Certainly I could not take issue with the author's statement, "Now I see nothing in connection with giving that resembles a 'privilege'," as I do not know just what he can see. And I do not know who may be included in the "we" when he says, "We are not fooling anyone, and especially God by trying to make Him or them think that we are glad to 'get rid' of our money." But when it is said, "no man is thankful that duty requires a sacrifice," the implication, that "no man" is "glad to get rid of" his money, to suffer and/or to make a sacrifice when it is required, is contrary to the facts. The apostles "departed from the presence of the council, rejoicing that they were counted worthy to suffer dishonor for the Name." (Acts 5:41) Paul says to the Romans, "We also rejoice in our tribulations," (Rom. 5:3); and to the Corinthians, "And I will most gladly spend and be spent for your souls."

(2 Cor. 12:15) Do you suppose that these were kidding and "trying to make Him or them think that" they were "glad" to suffer, sacrifice and spend? Or were they carrying out the Lord's instructions, "rejoice and be exceeding glad"? Do you suppose that they would say, "Lord, I'm 'glad' to give my skin or my life, but don't think that you can make me 'glad to get rid of my money'?"

The article under question declares, "Giving is not a privilege, it is a duty," and "a duty is binding. A person can waive a privilege without guilt..." I wonder if prayer is a "duty" or "privilege." Can we thank God for the "privilege of prayer"? Can one "waive" the privilege of prayer "without guilt"? Was preaching the gospel a duty or a privilege to Paul? He said, "Woe is unto me, if I preach not the gospel." (1 Cor. 9:16) But again he says, "Unto me... was this grace given, to preach unto the Gentiles." (Eph. 3:8) The great job and duty of preaching, at great sacrifice, Paul calls "grace," "unmerited favor... kindness... a benefaction." There were, and I am quite sure that there are yet, those to whom "giving" is the same "favor." "Moreover, brethren, we make known to you the grace of God which hath been given in the churches of Macedonia; how that in much proof of affliction the abundance of their joy (they were glad! DMN) and their deep poverty abounded unto the riches of their liberality." (2 Cor. 8:1,2) We can see, as those brethren did, that giving is a privilege, and thank God at any time that we have the ability and opportunity for this "grace," even though it be a "duty."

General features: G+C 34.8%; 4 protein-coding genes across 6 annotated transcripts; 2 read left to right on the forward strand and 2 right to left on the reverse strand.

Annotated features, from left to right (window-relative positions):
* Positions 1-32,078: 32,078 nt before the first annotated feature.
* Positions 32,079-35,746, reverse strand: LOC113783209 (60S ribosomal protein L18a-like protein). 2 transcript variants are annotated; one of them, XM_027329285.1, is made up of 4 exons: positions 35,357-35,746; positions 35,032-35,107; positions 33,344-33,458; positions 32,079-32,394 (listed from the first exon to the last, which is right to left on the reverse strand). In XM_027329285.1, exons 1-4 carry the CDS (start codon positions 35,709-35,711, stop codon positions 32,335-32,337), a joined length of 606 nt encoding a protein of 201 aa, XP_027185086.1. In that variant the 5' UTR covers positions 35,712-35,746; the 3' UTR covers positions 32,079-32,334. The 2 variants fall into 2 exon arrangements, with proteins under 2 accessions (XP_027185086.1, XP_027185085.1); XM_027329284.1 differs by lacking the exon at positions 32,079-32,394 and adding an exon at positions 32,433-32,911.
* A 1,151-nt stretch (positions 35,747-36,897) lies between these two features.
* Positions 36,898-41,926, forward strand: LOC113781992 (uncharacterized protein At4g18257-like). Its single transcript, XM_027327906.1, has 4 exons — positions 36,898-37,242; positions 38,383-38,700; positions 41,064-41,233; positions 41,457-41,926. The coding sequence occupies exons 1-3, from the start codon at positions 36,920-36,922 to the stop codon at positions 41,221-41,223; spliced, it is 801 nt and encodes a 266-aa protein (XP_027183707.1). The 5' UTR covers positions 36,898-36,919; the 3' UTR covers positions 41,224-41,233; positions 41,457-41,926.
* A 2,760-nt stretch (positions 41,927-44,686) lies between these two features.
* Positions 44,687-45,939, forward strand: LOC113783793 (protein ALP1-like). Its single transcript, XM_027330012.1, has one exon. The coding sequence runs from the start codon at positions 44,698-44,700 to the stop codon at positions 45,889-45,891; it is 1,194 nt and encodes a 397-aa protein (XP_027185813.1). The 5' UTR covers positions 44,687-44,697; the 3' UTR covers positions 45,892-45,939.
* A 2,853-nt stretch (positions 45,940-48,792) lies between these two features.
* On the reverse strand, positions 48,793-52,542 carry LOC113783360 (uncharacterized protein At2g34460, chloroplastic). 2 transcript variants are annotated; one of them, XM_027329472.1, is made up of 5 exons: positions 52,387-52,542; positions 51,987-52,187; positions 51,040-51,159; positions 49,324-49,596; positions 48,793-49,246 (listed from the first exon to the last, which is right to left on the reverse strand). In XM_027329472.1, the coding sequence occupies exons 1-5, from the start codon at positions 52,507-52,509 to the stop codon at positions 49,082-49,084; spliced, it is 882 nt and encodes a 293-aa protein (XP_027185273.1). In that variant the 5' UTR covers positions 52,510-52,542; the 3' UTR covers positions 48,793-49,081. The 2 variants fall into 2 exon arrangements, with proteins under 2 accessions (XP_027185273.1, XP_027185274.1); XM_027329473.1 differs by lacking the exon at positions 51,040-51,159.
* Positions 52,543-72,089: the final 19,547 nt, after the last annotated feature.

"We can pray for things that we think we, or others need." I think we "need" to be able to consider giving as "grace," "a favor," as early Christians did. As we pray God to help us sing, study, teach, preach and partake of the Lord's Supper with the proper disposition of heart and mind, we can also pray that He help us give "cheerfully" and "not grudgingly."

We can, do, and should thank Him for the songs we sing and the "privilege" and "duty" of singing. We can as well thank Him for the material blessings granted us and the "privilege" and "duty" of giving of it to His great work and purposes. If we can do it at the beginning, at the close or in the middle of a service, we can do it just before or just after the collection has been taken. Such is not the practice here, where I have preached for two years, but it has been done, and "I see nothing" "unscriptural" or "illogical" in it.

Anything we can do in the Lord's name we can give thanks for it and in doing it. (Col. 3:17)